Elections officials sued over secret ballot for blind

Towson man seeks use of touch-screen machines

March 28, 2003|By Gail Gibson | Gail Gibson,SUN STAFF

A Towson man who has raised concerns about voting procedures for the blind since 1996 sued Baltimore County and state election officials yesterday, alleging that blind voters in the county have been systematically denied the right to a secret ballot.

The complaint, brought by William C. Poole Jr. and four other county residents with assistance from the American Civil Liberties Union, said election officials should implement immediately touch-screen voting machines that would allow visually impaired voters to cast a ballot without having to rely on poll workers for assistance.

The lawsuit was brought in U.S. District Court in Baltimore, where Poole also turned in November after county election officials had refused to let him vote using a Braille template he had created at his own expense.

U.S. District Judge Marvin J. Garbis ruled then that Poole should be allowed to cast a vote using the template and have it counted as an absentee ballot.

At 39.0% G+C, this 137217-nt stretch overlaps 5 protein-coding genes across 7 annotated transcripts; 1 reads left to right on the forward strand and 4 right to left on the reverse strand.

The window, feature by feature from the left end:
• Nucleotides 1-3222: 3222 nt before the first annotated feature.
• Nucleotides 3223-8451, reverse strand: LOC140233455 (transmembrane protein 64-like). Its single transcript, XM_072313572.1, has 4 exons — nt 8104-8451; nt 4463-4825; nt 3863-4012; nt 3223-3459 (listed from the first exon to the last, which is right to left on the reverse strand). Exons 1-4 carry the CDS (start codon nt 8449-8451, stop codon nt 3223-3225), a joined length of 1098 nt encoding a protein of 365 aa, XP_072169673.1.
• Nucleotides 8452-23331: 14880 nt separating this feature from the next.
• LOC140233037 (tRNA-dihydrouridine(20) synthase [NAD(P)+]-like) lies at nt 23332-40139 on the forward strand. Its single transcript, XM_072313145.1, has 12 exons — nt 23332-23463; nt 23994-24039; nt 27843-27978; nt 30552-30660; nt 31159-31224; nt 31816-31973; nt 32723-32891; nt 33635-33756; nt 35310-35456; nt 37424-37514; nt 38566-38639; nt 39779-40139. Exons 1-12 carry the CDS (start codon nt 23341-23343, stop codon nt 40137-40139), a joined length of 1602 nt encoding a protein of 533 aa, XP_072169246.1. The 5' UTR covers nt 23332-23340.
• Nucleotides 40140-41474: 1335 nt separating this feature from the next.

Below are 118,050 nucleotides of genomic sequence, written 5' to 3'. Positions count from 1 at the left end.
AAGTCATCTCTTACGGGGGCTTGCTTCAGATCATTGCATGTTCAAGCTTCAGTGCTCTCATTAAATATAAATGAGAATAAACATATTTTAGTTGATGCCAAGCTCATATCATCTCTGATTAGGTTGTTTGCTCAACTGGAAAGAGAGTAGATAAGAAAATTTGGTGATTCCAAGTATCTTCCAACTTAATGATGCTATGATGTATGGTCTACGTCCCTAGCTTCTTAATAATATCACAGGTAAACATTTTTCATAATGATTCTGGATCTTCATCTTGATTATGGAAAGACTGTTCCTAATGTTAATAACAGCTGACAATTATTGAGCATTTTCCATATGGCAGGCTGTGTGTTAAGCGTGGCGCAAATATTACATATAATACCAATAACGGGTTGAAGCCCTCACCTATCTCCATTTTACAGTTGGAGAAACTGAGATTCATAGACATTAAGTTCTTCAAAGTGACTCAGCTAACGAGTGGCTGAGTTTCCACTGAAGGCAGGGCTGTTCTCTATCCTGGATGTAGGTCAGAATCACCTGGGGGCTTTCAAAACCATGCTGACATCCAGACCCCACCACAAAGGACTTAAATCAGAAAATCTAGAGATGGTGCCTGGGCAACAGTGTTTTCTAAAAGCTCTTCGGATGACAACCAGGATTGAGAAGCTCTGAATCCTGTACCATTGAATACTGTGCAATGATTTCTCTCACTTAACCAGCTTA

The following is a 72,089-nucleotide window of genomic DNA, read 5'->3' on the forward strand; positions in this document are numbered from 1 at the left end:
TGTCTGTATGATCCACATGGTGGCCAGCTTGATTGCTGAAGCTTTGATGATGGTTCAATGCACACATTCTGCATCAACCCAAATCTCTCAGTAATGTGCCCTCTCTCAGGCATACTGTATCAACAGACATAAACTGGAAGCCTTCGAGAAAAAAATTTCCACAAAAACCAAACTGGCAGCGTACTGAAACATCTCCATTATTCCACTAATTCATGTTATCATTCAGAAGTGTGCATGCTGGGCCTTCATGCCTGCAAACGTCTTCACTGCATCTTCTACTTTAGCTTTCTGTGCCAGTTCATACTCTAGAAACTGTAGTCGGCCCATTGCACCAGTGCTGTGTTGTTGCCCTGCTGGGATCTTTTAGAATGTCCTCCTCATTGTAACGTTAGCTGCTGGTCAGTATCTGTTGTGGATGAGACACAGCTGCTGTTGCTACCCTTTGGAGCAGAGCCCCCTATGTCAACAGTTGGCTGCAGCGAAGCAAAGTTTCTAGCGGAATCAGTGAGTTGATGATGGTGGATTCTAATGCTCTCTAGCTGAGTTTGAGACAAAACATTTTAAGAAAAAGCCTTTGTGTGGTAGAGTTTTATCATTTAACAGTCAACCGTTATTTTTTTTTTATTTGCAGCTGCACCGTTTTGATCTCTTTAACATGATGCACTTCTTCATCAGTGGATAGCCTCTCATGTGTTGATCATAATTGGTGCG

Poole has complained that paper ballots used in Baltimore County deny the estimated 20,000 blind and visually impaired voters in the county access to a secret ballot because they must dictate their choices to another person to complete the ballot.

After primary elections in 1996, county officials responded to Poole's complaints by launching a pilot program for a template system in that year's general election.

State election officials have said a statewide touch-screen voting system is expected to be in place by the 2006 elections.

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